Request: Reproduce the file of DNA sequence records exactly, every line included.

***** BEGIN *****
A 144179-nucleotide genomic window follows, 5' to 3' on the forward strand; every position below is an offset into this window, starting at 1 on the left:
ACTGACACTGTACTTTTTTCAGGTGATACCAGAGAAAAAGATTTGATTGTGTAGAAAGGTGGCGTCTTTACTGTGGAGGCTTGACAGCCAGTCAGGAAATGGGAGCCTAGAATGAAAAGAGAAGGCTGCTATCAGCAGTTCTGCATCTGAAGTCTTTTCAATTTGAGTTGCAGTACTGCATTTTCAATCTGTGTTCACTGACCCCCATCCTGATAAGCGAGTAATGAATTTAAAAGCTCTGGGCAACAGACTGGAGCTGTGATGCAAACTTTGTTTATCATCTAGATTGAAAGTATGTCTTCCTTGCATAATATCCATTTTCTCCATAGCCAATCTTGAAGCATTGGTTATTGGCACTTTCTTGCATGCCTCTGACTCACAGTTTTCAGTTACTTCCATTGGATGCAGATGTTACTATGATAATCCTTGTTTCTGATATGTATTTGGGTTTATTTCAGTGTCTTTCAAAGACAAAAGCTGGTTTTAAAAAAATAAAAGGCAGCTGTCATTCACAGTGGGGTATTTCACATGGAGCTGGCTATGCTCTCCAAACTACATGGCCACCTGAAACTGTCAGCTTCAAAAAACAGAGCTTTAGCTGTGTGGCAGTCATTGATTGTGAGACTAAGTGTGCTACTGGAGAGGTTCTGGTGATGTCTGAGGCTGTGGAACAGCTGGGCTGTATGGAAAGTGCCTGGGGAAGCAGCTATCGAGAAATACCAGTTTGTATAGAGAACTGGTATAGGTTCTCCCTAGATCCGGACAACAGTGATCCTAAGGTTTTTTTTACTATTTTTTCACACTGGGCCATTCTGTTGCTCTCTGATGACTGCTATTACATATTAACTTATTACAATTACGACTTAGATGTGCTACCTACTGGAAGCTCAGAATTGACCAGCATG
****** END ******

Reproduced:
A 144179-nucleotide genomic window follows, 5' to 3' on the forward strand; every position below is an offset into this window, starting at 1 on the left:
ACTGACACTGTACTTTTTTCAGGTGATACCAGAGAAAAAGATTTGATTGTGTAGAAAGGTGGCGTCTTTACTGTGGAGGCTTGACAGCCAGTCAGGAAATGGGAGCCTAGAATGAAAAGAGAAGGCTGCTATCAGCAGTTCTGCATCTGAAGTCTTTTCAATTTGAGTTGCAGTACTGCATTTTCAATCTGTGTTCACTGACCCCCATCCTGATAAGCGAGTAATGAATTTAAAAGCTCTGGGCAACAGACTGGAGCTGTGATGCAAACTTTGTTTATCATCTAGATTGAAAGTATGTCTTCCTTGCATAATATCCATTTTCTCCATAGCCAATCTTGAAGCATTGGTTATTGGCACTTTCTTGCATGCCTCTGACTCACAGTTTTCAGTTACTTCCATTGGATGCAGATGTTACTATGATAATCCTTGTTTCTGATATGTATTTGGGTTTATTTCAGTGTCTTTCAAAGACAAAAGCTGGTTTTAAAAAAATAAAAGGCAGCTGTCATTCACAGTGGGGTATTTCACATGGAGCTGGCTATGCTCTCCAAACTACATGGCCACCTGAAACTGTCAGCTTCAAAAAACAGAGCTTTAGCTGTGTGGCAGTCATTGATTGTGAGACTAAGTGTGCTACTGGAGAGGTTCTGGTGATGTCTGAGGCTGTGGAACAGCTGGGCTGTATGGAAAGTGCCTGGGGAAGCAGCTATCGAGAAATACCAGTTTGTATAGAGAACTGGTATAGGTTCTCCCTAGATCCGGACAACAGTGATCCTAAGGTTTTTTTTACTATTTTTTCACACTGGGCCATTCTGTTGCTCTCTGATGACTGCTATTACATATTAACTTATTACAATTACGACTTAGATGTGCTACCTACTGGAAGCTCAGAATTGACCAGCATG